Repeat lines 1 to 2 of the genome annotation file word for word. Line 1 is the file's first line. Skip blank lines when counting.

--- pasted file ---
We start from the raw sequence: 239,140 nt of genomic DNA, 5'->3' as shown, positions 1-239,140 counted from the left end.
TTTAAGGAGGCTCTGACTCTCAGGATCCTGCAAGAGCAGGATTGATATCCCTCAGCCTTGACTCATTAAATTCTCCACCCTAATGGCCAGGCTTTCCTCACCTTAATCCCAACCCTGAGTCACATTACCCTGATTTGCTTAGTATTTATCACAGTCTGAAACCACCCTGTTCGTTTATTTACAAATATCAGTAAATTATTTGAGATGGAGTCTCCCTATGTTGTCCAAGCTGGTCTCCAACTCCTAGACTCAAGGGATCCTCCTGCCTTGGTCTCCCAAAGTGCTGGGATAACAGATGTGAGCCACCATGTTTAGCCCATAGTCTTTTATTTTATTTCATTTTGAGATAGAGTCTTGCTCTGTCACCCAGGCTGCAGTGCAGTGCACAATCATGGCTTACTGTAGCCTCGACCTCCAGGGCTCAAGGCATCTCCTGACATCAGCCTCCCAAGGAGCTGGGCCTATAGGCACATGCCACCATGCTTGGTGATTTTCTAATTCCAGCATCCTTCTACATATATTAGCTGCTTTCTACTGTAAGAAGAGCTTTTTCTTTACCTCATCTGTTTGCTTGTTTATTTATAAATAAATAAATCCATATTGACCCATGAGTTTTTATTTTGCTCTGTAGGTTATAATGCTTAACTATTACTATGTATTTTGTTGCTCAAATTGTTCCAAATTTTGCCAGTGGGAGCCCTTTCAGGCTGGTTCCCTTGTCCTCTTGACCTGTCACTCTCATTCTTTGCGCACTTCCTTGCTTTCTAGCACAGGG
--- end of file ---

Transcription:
We start from the raw sequence: 239,140 nt of genomic DNA, 5'->3' as shown, positions 1-239,140 counted from the left end.
TTTAAGGAGGCTCTGACTCTCAGGATCCTGCAAGAGCAGGATTGATATCCCTCAGCCTTGACTCATTAAATTCTCCACCCTAATGGCCAGGCTTTCCTCACCTTAATCCCAACCCTGAGTCACATTACCCTGATTTGCTTAGTATTTATCACAGTCTGAAACCACCCTGTTCGTTTATTTACAAATATCAGTAAATTATTTGAGATGGAGTCTCCCTATGTTGTCCAAGCTGGTCTCCAACTCCTAGACTCAAGGGATCCTCCTGCCTTGGTCTCCCAAAGTGCTGGGATAACAGATGTGAGCCACCATGTTTAGCCCATAGTCTTTTATTTTATTTCATTTTGAGATAGAGTCTTGCTCTGTCACCCAGGCTGCAGTGCAGTGCACAATCATGGCTTACTGTAGCCTCGACCTCCAGGGCTCAAGGCATCTCCTGACATCAGCCTCCCAAGGAGCTGGGCCTATAGGCACATGCCACCATGCTTGGTGATTTTCTAATTCCAGCATCCTTCTACATATATTAGCTGCTTTCTACTGTAAGAAGAGCTTTTTCTTTACCTCATCTGTTTGCTTGTTTATTTATAAATAAATAAATCCATATTGACCCATGAGTTTTTATTTTGCTCTGTAGGTTATAATGCTTAACTATTACTATGTATTTTGTTGCTCAAATTGTTCCAAATTTTGCCAGTGGGAGCCCTTTCAGGCTGGTTCCCTTGTCCTCTTGACCTGTCACTCTCATTCTTTGCGCACTTCCTTGCTTTCTAGCACAGGG